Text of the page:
Wicker in Washington Examiner: FTC must leave privacy legislating to Congress

September 30, 2021

Consumer data powers today’s digital economy. Data is the coveted resource that is fueling explosive growth across multiple sectors, yielding exciting new innovations in areas as diverse as artificial intelligence, medical diagnostics, and automated vehicles. People have also experienced the practical benefits of data during the COVID-19 pandemic, as more individuals are relying on internet-based technologies to connect to work, school, healthcare, and their loved ones.

Despite these tremendous benefits, the ubiquity of data has also raised privacy concerns. Consumers want to know what personal information is being collected about them, and they want some say in how it is aggregated, used, and shared. On the industry side, businesses need a clear set of rules that will not slow the development of promising technologies. Congress has been working hard to develop a long-term legislative framework that addresses the needs of both consumers and innovators.

Some European countries have already begun adopting new privacy laws, as have certain U.S. states. Although the desire for these laws is understandable, a patchwork of state privacy laws is unworkable, as data moving over the internet does not recognize state boundaries. These laws have also come at a cost to industry. Expanded consumer protections have had clear impacts on investment, competition, and innovation. These trade-offs highlight the need for policymakers to balance the various interests at stake in crafting privacy policy.

In recent months, some have proposed that the Federal Trade Commission take up privacy reforms unilaterally through executive rulemaking. This would be a step in the wrong direction. America needs a national consumer privacy law, but such a law must be the product of Congress.

This lone ranger approach would also be a recipe for bad policy. It is simply impossible for five commissioners at the FTC to take into account the complex privacy interests of 330 million consumers and thousands of private enterprises. Inevitably, the commissioners would favor certain business models over others, triggering massive penalties against practices they personally disfavor. These top-down dictates would also face the constant specter of reversal under a new administration, thereby failing to provide the certainty that innovators need. Only Congress can provide the durable, fine-tuned legislation that will serve America for decades to come.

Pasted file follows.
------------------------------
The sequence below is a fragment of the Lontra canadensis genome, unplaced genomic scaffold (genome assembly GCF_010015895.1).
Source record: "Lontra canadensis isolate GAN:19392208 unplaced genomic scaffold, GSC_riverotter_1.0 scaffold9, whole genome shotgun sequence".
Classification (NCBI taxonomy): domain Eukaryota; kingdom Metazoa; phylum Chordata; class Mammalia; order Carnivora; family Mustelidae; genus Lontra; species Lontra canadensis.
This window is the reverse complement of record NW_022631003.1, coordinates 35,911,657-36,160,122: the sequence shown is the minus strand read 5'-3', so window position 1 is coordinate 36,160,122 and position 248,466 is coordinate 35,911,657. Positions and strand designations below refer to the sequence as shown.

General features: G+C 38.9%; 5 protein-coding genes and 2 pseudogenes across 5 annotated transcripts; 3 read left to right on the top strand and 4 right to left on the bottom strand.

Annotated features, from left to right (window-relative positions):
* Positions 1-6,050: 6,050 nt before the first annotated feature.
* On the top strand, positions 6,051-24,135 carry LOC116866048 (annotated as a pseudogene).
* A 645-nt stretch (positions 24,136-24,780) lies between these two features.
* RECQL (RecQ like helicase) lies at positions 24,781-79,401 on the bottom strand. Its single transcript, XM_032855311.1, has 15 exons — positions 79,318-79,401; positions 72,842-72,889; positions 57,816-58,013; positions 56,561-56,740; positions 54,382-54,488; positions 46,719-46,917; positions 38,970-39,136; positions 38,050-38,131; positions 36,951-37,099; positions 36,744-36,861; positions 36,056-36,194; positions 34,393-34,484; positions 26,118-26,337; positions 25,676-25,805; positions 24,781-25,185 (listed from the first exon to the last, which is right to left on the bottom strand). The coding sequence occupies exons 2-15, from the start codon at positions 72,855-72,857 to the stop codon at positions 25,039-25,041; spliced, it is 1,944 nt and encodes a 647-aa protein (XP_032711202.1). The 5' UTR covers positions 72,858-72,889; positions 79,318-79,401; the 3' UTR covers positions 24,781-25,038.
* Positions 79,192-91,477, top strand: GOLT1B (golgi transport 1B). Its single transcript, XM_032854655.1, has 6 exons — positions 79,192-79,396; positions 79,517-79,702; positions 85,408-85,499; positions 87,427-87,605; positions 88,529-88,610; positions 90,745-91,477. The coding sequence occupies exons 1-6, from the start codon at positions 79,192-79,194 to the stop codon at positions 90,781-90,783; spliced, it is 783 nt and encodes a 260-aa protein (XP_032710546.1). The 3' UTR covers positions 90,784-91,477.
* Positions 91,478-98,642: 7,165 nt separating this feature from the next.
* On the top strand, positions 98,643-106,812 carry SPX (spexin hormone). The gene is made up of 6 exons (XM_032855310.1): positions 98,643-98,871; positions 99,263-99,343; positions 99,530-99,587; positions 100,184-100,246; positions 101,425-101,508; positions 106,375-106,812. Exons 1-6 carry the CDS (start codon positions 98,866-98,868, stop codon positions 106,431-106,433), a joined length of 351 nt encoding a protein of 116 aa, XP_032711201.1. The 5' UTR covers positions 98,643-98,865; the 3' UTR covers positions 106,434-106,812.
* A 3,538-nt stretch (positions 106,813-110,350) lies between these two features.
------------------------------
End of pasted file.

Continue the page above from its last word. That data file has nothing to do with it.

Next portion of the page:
Every person and business in the United States has an interest in the outcome of these deliberations. It is precisely because the stakes are so high that rules cannot be the result of an agency edict. A national law must be the product of debate and compromise among the people’s representatives, and we are committed to seeing this process through.

Once Congress determines the path forward on privacy, the FTC will be the right agency to carry out the law. The FTC’s smart and dedicated staff have been tackling these thorny questions for decades, and today the commission is the most effective privacy enforcer in the world.

All of us support legislation that would give consumers baseline protections by increasing transparency, choice, and consumer control over personal data. We want guardrails for responsible data use that will give consumers confidence for the future while securing a level playing field for innovators operating all across the country. Americans expect us to meet this defining challenge at the dawn of the digital age. We intend to work with our colleagues in Congress to get the policy right and get the job done this Congress.

This op-ed was orginally ran in Washington Examiner